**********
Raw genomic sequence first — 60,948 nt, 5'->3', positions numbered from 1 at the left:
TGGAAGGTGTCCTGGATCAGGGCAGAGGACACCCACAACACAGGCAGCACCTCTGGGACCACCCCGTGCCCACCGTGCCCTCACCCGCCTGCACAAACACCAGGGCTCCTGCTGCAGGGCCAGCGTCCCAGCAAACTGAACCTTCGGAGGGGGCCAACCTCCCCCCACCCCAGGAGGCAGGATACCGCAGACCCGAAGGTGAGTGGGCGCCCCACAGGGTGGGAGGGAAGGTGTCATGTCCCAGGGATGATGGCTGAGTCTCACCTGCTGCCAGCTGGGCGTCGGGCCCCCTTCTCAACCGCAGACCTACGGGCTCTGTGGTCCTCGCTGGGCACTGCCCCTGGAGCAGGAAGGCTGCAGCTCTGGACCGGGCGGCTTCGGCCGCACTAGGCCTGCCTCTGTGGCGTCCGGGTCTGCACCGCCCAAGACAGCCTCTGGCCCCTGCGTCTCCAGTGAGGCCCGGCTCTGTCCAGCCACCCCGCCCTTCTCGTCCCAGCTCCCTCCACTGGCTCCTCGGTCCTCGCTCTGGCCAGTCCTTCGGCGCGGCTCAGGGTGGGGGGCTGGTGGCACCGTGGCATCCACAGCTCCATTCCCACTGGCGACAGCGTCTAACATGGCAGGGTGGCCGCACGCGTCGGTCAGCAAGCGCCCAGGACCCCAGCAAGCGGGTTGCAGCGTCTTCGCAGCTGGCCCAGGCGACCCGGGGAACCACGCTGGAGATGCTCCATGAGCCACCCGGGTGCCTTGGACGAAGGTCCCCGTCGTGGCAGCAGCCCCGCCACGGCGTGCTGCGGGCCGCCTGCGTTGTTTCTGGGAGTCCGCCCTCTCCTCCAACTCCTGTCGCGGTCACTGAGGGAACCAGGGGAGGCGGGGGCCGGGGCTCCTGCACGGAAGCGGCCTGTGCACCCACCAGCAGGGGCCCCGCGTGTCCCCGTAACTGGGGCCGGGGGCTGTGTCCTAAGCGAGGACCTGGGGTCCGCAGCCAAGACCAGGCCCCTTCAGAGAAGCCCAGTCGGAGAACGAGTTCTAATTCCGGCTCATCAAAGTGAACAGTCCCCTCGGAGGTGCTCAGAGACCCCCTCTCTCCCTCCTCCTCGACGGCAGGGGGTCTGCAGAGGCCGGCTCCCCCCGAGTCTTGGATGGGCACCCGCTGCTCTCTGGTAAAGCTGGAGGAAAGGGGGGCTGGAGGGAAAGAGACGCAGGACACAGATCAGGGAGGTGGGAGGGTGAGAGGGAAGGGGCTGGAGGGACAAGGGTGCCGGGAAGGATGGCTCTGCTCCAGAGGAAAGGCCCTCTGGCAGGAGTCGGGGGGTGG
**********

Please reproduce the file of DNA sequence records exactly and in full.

Raw genomic sequence first — 60,948 nt, 5'->3', positions numbered from 1 at the left:
TGGAAGGTGTCCTGGATCAGGGCAGAGGACACCCACAACACAGGCAGCACCTCTGGGACCACCCCGTGCCCACCGTGCCCTCACCCGCCTGCACAAACACCAGGGCTCCTGCTGCAGGGCCAGCGTCCCAGCAAACTGAACCTTCGGAGGGGGCCAACCTCCCCCCACCCCAGGAGGCAGGATACCGCAGACCCGAAGGTGAGTGGGCGCCCCACAGGGTGGGAGGGAAGGTGTCATGTCCCAGGGATGATGGCTGAGTCTCACCTGCTGCCAGCTGGGCGTCGGGCCCCCTTCTCAACCGCAGACCTACGGGCTCTGTGGTCCTCGCTGGGCACTGCCCCTGGAGCAGGAAGGCTGCAGCTCTGGACCGGGCGGCTTCGGCCGCACTAGGCCTGCCTCTGTGGCGTCCGGGTCTGCACCGCCCAAGACAGCCTCTGGCCCCTGCGTCTCCAGTGAGGCCCGGCTCTGTCCAGCCACCCCGCCCTTCTCGTCCCAGCTCCCTCCACTGGCTCCTCGGTCCTCGCTCTGGCCAGTCCTTCGGCGCGGCTCAGGGTGGGGGGCTGGTGGCACCGTGGCATCCACAGCTCCATTCCCACTGGCGACAGCGTCTAACATGGCAGGGTGGCCGCACGCGTCGGTCAGCAAGCGCCCAGGACCCCAGCAAGCGGGTTGCAGCGTCTTCGCAGCTGGCCCAGGCGACCCGGGGAACCACGCTGGAGATGCTCCATGAGCCACCCGGGTGCCTTGGACGAAGGTCCCCGTCGTGGCAGCAGCCCCGCCACGGCGTGCTGCGGGCCGCCTGCGTTGTTTCTGGGAGTCCGCCCTCTCCTCCAACTCCTGTCGCGGTCACTGAGGGAACCAGGGGAGGCGGGGGCCGGGGCTCCTGCACGGAAGCGGCCTGTGCACCCACCAGCAGGGGCCCCGCGTGTCCCCGTAACTGGGGCCGGGGGCTGTGTCCTAAGCGAGGACCTGGGGTCCGCAGCCAAGACCAGGCCCCTTCAGAGAAGCCCAGTCGGAGAACGAGTTCTAATTCCGGCTCATCAAAGTGAACAGTCCCCTCGGAGGTGCTCAGAGACCCCCTCTCTCCCTCCTCCTCGACGGCAGGGGGTCTGCAGAGGCCGGCTCCCCCCGAGTCTTGGATGGGCACCCGCTGCTCTCTGGTAAAGCTGGAGGAAAGGGGGGCTGGAGGGAAAGAGACGCAGGACACAGATCAGGGAGGTGGGAGGGTGAGAGGGAAGGGGCTGGAGGGACAAGGGTGCCGGGAAGGATGGCTCTGCTCCAGAGGAAAGGCCCTCTGGCAGGAGTCGGGGGGTGG